Those of us in cosmopolitan coastal states may still wonder if places like Oklahoma and Indiana are where we’d find the personal and economic freedom we crave.
Here’s one explanation: The federal courts prevent conservative states from taking away a lot of the freedoms they’d like to, while they’re much more tolerant of intrusions on freedom found in liberal states.
Take Oklahoma, for instance. Its personal freedom score improved in this edition of the report because in 2014 a federal judge struck down the state’s ban on same‐sex marriage. In the next edition, lots of conservative states will have better scores because of the 2015 Supreme Court decision overturning all such state laws.
Marriage bans aren’t the only thing that conservative states are prevented from doing. Another federal court found that Oklahoma’s ban on considering sharia law in judicial decisions was religious discrimination in violation of the First Amendment. In 2008 the Supreme Court struck down Louisiana’s law prescribing the death penalty for the rape of a child. Oklahoma, Texas, South Carolina, Georgia, and Montana also had such laws. Fourteen states, mostly in the South and once again including Oklahoma, had laws banning homosexual acts until the Supreme Court struck them down in 2003.
Go back another generation, and we recall the Court striking down laws requiring school segregation and banning interracial marriage.
In all these cases, federal courts, interpreting the U.S. Constitution, have prevented conservative states from denying their citizens’ individual rights. And thus those states get higher scores on the “Freedom in the 50 States” ranking.
Courts have been less likely to find that intrusions on freedom by liberal states violate the Constitution. States are generally free to set their own tax and regulatory policies. In 2005 the Supreme Court notoriously declined to restrict a local government’s power to take property through eminent domain.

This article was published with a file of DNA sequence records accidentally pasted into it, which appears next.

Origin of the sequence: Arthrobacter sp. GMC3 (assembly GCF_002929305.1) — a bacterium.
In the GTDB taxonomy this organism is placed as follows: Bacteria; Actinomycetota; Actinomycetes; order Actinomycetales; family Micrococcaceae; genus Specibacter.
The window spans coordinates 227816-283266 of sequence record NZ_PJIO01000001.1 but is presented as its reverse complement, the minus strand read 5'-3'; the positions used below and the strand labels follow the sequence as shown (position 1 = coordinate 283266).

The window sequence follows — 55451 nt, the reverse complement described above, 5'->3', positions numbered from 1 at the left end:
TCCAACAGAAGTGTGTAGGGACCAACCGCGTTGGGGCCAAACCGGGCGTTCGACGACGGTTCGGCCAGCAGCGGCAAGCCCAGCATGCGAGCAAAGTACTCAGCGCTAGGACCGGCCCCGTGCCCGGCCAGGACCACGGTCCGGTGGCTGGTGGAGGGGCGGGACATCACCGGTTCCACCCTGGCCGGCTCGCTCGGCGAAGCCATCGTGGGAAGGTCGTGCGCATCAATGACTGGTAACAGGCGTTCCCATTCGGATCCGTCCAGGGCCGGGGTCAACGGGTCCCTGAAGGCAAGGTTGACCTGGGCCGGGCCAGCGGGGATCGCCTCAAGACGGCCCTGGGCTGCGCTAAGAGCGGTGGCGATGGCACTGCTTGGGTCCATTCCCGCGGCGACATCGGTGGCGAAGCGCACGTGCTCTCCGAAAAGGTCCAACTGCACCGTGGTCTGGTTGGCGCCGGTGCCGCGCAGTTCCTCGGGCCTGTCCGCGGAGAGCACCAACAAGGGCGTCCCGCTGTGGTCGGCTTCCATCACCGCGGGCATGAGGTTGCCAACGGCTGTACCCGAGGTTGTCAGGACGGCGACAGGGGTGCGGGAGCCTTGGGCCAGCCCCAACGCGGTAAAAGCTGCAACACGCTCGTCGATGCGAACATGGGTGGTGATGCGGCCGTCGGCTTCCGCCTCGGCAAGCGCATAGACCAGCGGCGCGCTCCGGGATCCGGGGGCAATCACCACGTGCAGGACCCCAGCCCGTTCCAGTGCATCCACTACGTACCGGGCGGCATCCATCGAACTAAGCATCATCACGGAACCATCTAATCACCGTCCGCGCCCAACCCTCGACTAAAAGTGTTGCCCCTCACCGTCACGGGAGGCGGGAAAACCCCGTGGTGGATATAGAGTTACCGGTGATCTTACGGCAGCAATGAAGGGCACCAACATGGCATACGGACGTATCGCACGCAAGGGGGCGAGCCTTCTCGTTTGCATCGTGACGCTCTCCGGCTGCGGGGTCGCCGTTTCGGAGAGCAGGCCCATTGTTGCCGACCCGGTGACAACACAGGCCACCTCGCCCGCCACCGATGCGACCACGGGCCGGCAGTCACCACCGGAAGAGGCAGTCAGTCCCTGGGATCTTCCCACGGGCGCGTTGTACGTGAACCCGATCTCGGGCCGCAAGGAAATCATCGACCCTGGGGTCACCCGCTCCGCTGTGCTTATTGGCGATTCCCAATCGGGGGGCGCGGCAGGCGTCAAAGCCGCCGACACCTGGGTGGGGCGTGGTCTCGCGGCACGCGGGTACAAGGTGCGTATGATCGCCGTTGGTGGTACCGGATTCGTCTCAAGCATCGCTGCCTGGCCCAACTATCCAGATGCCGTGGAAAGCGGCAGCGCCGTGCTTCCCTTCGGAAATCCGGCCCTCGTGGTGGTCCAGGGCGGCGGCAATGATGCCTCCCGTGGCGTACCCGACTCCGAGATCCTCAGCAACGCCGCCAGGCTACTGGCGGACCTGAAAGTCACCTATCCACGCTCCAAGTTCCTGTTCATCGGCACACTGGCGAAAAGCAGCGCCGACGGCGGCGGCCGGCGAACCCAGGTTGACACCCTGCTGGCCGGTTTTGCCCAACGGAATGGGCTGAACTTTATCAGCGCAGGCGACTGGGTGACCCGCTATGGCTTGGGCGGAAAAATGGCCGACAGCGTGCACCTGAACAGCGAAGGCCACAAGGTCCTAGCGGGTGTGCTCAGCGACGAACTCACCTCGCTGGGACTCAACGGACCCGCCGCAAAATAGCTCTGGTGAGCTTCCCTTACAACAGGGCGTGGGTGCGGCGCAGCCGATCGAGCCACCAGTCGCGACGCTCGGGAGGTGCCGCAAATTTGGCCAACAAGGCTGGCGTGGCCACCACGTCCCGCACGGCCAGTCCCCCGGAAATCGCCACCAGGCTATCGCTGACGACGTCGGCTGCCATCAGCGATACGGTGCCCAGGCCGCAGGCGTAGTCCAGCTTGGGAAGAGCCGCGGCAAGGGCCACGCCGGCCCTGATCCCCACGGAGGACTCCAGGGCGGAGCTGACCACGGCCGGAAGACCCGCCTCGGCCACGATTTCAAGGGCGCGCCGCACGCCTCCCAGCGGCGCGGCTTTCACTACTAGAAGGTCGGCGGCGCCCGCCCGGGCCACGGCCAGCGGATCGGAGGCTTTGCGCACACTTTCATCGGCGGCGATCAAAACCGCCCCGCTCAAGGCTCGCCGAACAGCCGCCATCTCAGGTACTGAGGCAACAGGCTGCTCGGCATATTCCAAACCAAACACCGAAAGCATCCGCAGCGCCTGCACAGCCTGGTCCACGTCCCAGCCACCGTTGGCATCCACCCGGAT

In two decisions, in 2008 and 2010, the Court did limit a state’s ability to impose restrictive gun control laws. The 2010 decision, striking down a law in Chicago, improved Illinois’s ranking on personal freedom. More generally, the Second Amendment and the Court’s insistence on protecting the individual right to bear arms probably prevent some liberal Democratic states from enacting gun bans.
James Madison, the principal author of the Constitution, said that “independent tribunals of justice will consider themselves in a peculiar manner the guardians of those rights; they will be an impenetrable bulwark against every assumption of power in the legislative or executive.” Judges don’t get it right in every case, but over the years they have protected Americans’ rights and freedoms from lots of intrusions by legislatures and executives.
So take heart, my coastal cosmopolitan friends. Maybe the flyover states aren’t really more libertarian in spirit than the East and West coasts. Maybe they’ve just had their own bad ideas slapped down by the Supreme Court more often. And who knows, maybe if the Supreme Court took economic liberties as seriously as personal freedom, the big Eastern and Western states would once again be the wide‐open, fast‐growing places they were when they got big and prosperous in the first place.